This recent post by Steven Collins concerning the role of archaeology and the Bible (namely, the Old Testament) is worth looking at. I don’t endorse it completely, but I find what he has to say generally to be a good starting point. Read it for yourself and see what you think.
Collins’s main issue is with the extremes of “minimalists” and “maximalists.” The former tend toward a default skepticism about the historical value of the Bible, while the latter holds a skeptical posture toward archaeological evidence that is seen to undermine biblical literalism and/or inerrancy.
The heart of the article is here:
I think there is a better way to approach this—a reasonable, scientific methodology that is willing to go wherever the evidence leads and, if necessary, set aside preconceived ideas about biblical origins and narratives in favor of a more fair and balanced treatment of both archaeological and biblical data. If both ‘sides’ are willing to admit that no scholars are infallible or in possession of all the facts, then we can view points of correspondence (or lack thereof) between text and tell with better objectivity.
In short, we need to talk! And we need to do so without thinking that we, individually, must come away with a victory for our own point of view. Has archaeology gone too far in throwing out the Bible? Yes! But have some scholars gone too far in throwing out archaeology? Yes!
As a remedy, Collins advocates a “dialogical” approach, which he sums up under five points.
- Stop thinking of each other as “fringe lunatics” and each much try to see its own biases (not just the biases of the other guys).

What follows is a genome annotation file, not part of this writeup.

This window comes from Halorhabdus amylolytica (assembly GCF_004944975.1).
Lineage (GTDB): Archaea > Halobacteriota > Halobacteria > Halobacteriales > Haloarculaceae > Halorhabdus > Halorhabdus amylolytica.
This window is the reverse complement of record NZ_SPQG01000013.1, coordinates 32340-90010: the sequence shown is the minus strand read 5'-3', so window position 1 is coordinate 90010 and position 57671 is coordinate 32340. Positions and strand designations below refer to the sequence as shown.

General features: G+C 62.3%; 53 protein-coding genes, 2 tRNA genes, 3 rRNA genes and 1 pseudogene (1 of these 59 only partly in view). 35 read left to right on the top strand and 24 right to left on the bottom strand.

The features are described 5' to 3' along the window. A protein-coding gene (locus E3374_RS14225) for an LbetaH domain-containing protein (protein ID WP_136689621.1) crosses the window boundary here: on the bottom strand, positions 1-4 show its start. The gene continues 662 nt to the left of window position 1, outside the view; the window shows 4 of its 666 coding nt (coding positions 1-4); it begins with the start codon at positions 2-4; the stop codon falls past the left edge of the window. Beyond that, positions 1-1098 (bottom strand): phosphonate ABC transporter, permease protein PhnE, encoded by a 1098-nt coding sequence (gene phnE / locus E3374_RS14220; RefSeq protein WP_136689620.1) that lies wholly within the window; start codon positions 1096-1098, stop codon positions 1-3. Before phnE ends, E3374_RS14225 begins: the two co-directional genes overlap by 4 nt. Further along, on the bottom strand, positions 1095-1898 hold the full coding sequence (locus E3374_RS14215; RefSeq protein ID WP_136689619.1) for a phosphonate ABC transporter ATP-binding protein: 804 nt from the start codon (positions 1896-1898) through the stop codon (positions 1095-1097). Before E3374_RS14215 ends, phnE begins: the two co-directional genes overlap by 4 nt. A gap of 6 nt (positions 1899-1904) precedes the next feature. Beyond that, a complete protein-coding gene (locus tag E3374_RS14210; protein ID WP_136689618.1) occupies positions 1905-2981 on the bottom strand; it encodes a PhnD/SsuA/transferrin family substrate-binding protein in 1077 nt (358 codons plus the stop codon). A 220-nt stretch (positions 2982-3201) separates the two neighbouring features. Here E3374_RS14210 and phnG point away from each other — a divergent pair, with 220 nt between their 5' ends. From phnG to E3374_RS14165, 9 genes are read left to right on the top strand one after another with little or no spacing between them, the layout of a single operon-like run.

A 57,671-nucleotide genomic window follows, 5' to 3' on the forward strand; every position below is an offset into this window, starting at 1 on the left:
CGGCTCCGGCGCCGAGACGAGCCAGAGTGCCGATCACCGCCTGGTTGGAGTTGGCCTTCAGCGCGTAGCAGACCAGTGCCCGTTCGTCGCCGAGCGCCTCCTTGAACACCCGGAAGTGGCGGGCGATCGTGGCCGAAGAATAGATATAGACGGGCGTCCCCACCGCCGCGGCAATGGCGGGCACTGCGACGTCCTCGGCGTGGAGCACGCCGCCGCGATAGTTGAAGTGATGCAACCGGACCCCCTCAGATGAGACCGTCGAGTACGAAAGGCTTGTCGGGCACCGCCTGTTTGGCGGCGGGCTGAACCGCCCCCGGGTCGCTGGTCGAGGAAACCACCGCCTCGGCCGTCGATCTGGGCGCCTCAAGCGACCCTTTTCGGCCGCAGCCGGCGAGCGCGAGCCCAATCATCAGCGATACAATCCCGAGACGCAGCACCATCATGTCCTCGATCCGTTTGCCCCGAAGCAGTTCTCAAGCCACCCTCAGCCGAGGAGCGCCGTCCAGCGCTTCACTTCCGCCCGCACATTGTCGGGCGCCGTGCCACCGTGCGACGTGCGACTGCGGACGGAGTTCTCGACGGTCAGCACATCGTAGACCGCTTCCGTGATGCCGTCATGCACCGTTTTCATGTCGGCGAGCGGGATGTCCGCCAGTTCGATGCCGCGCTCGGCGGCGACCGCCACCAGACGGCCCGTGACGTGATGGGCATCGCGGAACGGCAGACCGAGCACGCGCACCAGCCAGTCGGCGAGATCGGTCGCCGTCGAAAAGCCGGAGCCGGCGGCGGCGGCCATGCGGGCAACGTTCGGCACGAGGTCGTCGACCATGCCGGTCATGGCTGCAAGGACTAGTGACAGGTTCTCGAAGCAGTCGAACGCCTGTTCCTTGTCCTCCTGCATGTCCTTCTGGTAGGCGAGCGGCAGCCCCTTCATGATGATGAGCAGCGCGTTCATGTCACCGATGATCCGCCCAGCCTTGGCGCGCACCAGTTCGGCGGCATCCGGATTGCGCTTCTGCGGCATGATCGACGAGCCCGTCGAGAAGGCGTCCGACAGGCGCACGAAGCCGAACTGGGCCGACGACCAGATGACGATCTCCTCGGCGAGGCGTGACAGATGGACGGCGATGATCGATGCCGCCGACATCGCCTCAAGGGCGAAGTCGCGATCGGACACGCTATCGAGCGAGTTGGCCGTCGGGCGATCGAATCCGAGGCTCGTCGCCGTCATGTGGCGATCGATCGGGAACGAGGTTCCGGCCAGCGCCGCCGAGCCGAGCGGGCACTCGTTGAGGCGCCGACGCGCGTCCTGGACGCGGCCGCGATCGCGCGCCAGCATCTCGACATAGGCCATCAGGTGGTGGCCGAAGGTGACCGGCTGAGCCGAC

- “Both sides need to think scientifically in terms of observation, degrees of correspondence between biblical and ancient Near Eastern history, and the incorporation of new or better evidence.”
- With respect to geography at least, the Bible is a very valuable source of information.
- Be open to new ideas when evidence from various areas, including the Bible, converge.
- The Bible should not be cut loose from historical study because of it’s religious bias, since other ancient texts are used to reconstruct history even though they exhibit bias. (Collins states this twice, and I think it is his strongest point.)
As I said, I think this approach is helpful as a general orientation.
I don’t know Collins’s work, but my gut tells me there is some latent apologetic agenda here, though I am happy to be wrong. (Note his school’s doctrinal statement:”…we humbly submit our minds to the Bible by embracing Scripture [the ancient Hebrew Tanakh and the New Testament] as the only written, divinely inspired representation of reality given by God to humankind, speaking with absolute authority in all matters upon which it touches.”) Still, his advice is sound: be open to evidence from wherever it comes and don’t give in to extremes as a matter of philosophical bias.
Collins’s own archaeological work, which he references in the article, is at Tall [i.e., Tell] el-Hammam, a large Bronze Age (between 3600-1700 BCE) site, whose “design and complexity is unparalleled in the southern Levant.” Collins suggests some connection between this site and Sodom, but his more central point in this article is that he found this site by taking seriously the geography of Genesis 13-14.
I think pointing out how and where the Bible aids in the study of ancient history is great, provided we maintain the balance and objectivity Collins has already called for.
Simply put, no one should simply conclude that geography “proves” the historicity of Genesis 13-14, a conclusion that I fear some might quickly jump to (Collins does not, at least here). Just as reasonable (and I feel much more reasonable) is the following scenario: the biblical stories, written during the monarchic period at some point, echo distant tales and memories of the region, perhaps experienced by Israel’s distant ancestors or simply adopted from the general lore of this region.
Anyway, as I said, the post is well worth reading.